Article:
Google’s Jamboard to begin competing with Microsoft’s Surface Hub in May

Google's Jamboard will pull your teams together, no matter where they are

Microsoft’s Surface Hub collaborative whiteboard has been available for purchase since July 2015, with 55-inch and 80-inch models actually shipping in March 2016. The Surface Hub has sold more units than Microsoft expected, and Google decided to jump into that market with its own whimsically named Jamboard announced in October 2016.

The Jamboard was originally expected to cost $6,000 for a 55-inch model when it shipped sometime in 2017. Google announced at its Google Cloud Next ’17 event that the Jamboard will arrive in May 2017, and will actually be priced at $5,000, as Engadget reported. Today, May 23, 2017, Google announced that the Jamboard is available for purchase in the U.S. for $4,999.

Google’s whiteboard uses a 55-inch display at 4K (4,096 x 2,160) resolution, with a soft-touch plastic touchscreen panel capable of picking up 16 touch points at once with support for an optional Bluetooth rubber-tipped stylus. That’s a higher resolution than the 55-inch Surface Hub’s Full HD (1,920 x 1,080), but Microsoft’s product supports 100 touch points at a time. The Jamboard is available in three colors; cobalt blue, carmine red, and graphite grey.

The Jamboard connects via HDMI and sports a built-in camera, speakers, and wheeled custom stand for customers who don’t opt to mount the whiteboard. Google has also packed in Chromecast support, meaning the Jamboard can easily mirror a remote device’s screen or stream content from YouTube, Netflix, and other Chromecast-enabled apps and services. Customer feedback compelled Google to add additional secure Wi-Fi network configurations, and Google implemented the Nvidia Jetson TXI embedded computer to ensure a more responsive touchscreen experience.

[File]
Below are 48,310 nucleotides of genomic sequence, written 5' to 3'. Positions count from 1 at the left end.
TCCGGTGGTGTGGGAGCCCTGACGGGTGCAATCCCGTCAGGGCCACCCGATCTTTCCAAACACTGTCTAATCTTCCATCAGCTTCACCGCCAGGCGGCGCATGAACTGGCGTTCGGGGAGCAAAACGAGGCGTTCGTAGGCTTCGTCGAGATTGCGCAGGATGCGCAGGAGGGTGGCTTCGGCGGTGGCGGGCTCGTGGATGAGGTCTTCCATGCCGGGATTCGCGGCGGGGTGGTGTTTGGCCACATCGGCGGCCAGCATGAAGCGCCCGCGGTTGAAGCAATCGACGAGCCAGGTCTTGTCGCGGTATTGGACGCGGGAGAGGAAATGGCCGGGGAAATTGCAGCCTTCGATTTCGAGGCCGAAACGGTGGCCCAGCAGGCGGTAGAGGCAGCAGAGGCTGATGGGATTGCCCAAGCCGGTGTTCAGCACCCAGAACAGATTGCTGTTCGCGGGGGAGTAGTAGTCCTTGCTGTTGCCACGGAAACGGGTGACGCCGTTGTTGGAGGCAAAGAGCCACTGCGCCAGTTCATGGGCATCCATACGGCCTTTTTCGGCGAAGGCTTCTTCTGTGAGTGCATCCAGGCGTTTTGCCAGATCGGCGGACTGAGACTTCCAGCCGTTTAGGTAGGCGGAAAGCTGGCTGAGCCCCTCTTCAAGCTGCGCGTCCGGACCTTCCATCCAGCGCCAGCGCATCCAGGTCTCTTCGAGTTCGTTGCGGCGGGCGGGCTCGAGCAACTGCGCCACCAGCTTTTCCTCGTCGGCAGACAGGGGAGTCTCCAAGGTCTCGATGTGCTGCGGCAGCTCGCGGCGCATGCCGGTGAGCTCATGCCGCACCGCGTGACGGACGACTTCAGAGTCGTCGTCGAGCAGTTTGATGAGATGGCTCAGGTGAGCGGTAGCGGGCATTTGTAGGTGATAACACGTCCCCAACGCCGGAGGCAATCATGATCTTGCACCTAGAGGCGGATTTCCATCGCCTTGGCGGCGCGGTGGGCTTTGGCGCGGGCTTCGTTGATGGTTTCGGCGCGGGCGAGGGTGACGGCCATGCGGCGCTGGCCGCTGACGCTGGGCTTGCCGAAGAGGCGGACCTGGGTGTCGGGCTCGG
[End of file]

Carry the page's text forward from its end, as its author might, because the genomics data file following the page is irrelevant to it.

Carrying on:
Android is at the heart of the Jamboard, although it’s a highly customized version that’s been optimized for the whiteboard’s large display and collaborative features. Add-on functionality includes “jam session” whiteboard spaces allowing users to sketch, draw, type, and scribble with handwriting recognition on or off. Images can be imported, a miniature web browser is available, and Jamboards can connect and communicate to enable multiple users to sketch from multiple locations.

Of course, collaboration is at the heart of the Jamboard. Google Hangouts provides chat capabilities, and iOS and Android apps let coworkers view sessions as well as add photos, drawings, and sticky notes. The G Suite productivity apps area also integrated, and a G Suite plan is required to use the Jamboard.

Google is offering some add-ons for the Jamboard as well. There is an annual management and support fee that is $300 a year if purchased before September 30, 2017 and $600 a year afterward. A rolling stand accessory is also available to make the Jamboard a more portable solution, and that has a promotional price of $1,199 through September 30, 2017 and then $1,349 thereafter. The Jamboard will be available to G Suite customers in the U.S. first and then will roll out to the U.K. and Canada over the summer with other countries getting the solution over time.

With cloud services growing by leaps and bounds, and organizations obviously attracted to digital whiteboard solutions that allow teams to work together across global distances, whiteboard solutions like the Jamboard and Microsoft’s Surface Hub are becoming popular. Now, Google will be able to take Microsoft on directly in this increasingly lucrative space.

Updated on 5-23-2017 by Mark Coppock: Indicated that the product is now available for purchase in the U.S. and clarified a few technical points.

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